The Gospel of life is at the heart of Jesus’ message. ... This gospel has a profound and persuasive echo in the heart of every person – believer and nonbeliever alike – because it marvelously fulfills all the heart’s expectations while infinitely surpassing them. ...
The commandment “You shall not kill,” even in its more positive aspects of respecting, loving, and promoting human life, is binding on every individual human being. It resounds in the moral conscience of everyone as an irrepressible echo of the original covenant of God the Creator with mankind. ...
It is therefore a service of love which we are all committed to ensure to our neighbor, that his or her life may be always defended and promoted, especially when it is weak or threatened. It is not only a personal but a social concern which we must all foster: a concern to make unconditional respect for human life the foundation of a renewed society. ...
Where life is involved, the service of charity must be profoundly consistent. It cannot tolerate bias and discrimination, for human life is sacred and inviolable at every stage and in every situation; it is an indivisible good. We need then to “show care” for all life and for the lives of everyone.
The eclipse of the sense of God and of man inevitably leads to a practical materialism, which breeds individualism, utilitarianism, and hedonism. ... The values of being are replaced by those of having. The only goal which counts is the pursuit of one’s own material well-being. The so-called “quality of life” is interpreted primarily or exclusively as economic efficiency, inordinate consumerism, physical beauty and pleasure, to the neglect of the more profound dimensions – interpersonal, spiritual, and religious – of existence.
In such a context suffering, an inescapable burden of human existence but also a factor of possible personal growth, is “censored,” rejected as useless, indeed opposed as an evil, always and in every way to be avoided. When it cannot be avoided and the prospect of even some future well-being vanishes, then life appears to have lost all meaning and the temptation grows in man to claim the right to suppress it.
In the materialistic perspective described so far, interpersonal relations are seriously impoverished. The first to be harmed are women, children, the sick or suffering, and the elderly. The criterion of personal dignity – which demands respect, generosity, and service – is replaced by the criterion of efficiency, functionality, and usefulness: others are considered not for what they “are,” but for what they “have, do, and produce.” This is the supremacy of the strong over the weak.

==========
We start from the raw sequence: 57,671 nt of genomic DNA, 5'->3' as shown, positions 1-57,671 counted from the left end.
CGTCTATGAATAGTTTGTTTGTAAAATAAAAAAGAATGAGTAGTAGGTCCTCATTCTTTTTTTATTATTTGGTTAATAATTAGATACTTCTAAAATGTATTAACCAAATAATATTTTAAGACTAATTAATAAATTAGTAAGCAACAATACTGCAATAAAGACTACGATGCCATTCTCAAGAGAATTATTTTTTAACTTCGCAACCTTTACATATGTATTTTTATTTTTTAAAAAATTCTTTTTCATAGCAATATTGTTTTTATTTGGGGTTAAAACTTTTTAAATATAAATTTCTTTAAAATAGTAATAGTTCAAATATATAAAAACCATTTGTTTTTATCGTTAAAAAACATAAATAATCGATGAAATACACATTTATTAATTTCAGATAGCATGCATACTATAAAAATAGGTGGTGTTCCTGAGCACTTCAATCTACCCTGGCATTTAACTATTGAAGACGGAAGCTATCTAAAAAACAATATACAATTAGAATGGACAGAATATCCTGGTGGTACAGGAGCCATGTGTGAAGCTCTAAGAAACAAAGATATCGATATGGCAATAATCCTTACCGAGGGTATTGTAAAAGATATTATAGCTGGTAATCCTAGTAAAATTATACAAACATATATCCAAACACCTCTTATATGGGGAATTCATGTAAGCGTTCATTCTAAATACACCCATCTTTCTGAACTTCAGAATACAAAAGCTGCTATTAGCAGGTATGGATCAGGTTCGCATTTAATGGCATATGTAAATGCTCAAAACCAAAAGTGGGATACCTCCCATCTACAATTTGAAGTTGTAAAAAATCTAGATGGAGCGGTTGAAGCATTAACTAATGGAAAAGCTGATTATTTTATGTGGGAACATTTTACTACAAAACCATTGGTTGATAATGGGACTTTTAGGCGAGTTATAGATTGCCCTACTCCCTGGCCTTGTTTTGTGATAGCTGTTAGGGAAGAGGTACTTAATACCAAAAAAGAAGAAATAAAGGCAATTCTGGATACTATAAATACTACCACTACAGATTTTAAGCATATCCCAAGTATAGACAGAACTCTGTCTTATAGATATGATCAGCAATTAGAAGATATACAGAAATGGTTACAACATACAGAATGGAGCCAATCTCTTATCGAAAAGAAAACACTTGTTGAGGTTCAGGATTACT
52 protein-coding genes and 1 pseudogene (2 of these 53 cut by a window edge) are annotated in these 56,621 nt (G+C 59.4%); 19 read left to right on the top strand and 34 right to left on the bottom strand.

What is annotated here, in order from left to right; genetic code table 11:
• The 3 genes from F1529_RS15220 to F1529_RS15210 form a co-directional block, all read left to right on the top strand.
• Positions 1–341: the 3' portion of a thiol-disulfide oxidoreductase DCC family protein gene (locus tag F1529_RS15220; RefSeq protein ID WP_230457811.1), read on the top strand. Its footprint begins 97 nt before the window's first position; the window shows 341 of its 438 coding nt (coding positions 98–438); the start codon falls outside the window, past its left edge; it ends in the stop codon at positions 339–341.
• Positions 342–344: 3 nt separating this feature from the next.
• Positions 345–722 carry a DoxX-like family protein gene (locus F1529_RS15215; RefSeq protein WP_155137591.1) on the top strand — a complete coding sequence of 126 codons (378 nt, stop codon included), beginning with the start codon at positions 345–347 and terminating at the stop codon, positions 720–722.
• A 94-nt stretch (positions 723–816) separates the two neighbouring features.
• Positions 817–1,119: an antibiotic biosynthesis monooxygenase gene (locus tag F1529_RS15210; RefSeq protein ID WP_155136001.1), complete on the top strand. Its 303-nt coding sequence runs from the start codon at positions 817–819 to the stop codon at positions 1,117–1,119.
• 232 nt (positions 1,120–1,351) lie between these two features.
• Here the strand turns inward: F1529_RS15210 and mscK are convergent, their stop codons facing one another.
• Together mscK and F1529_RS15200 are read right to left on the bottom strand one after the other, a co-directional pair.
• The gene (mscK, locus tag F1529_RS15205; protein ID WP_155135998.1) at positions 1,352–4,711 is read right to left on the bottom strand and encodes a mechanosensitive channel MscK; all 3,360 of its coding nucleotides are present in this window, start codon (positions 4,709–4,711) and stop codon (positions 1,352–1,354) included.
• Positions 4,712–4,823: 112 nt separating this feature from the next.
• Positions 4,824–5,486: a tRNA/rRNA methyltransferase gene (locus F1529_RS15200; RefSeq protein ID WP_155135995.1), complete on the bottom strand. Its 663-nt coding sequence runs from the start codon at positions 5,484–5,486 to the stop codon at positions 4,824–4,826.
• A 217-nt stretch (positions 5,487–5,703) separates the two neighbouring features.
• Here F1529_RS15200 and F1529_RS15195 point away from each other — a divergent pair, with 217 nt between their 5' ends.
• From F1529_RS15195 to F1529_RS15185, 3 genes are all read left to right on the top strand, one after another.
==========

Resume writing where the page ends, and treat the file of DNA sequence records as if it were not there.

The Role of Law
Although laws are not the only means of protecting human life, nevertheless they do play a very important and sometimes decisive role in influencing patterns of thought and behavior. I repeat once more that a law which violates an innocent person’s natural right to life is unjust and, as such, is not valid as a law. For this reason I urgently appeal once more to all political leaders not to pass laws which, by disregarding the dignity of the person, undermine the very fabric of society. ...
[Yet] it is not enough to remove unjust laws. The underlying causes of attacks on life have to be eliminated, especially by ensuring proper support for families and motherhood. A family policy must be the basis and driving force of all social policies. For this reason there need to be set in place social and political initiatives capable of guaranteeing conditions of true freedom of choice in matters of parenthood. It is also necessary to rethink labor, urban, residential, and social service policies so as to harmonize working schedules with time available for the family, so that it becomes effectively possible to take care of children and the elderly.
Renewing Our Culture
What is urgently called for is a general mobilization of consciences and a united ethical effort to activate a great campaign in support of life. All together, we must build a new culture of life: new, because it will be able to confront and solve today’s unprecedented problems affecting human life; new, because it will be adopted with deeper and more dynamic conviction by all Christians; new, because it will be capable of bringing about a serious and courageous cultural dialogue among all parties.
While the urgent need for such a cultural transformation is linked to the present historical situation, it is also rooted in the Church’s mission of evangelization. The purpose of the gospel, in fact, is “to transform humanity from within and to make it new” (Paul VI, Evangelii Nuntiandi, 18). Like the yeast which leavens the whole measure of dough (Matt. 13:33), the gospel is meant to permeate all cultures and give them life from within, so that they may express the full truth about the human person and about human life.
Taken from John Paul II, encyclical letter, Evangelium Vitae (March 25, 1995), 1, 77, 87, 90, 95.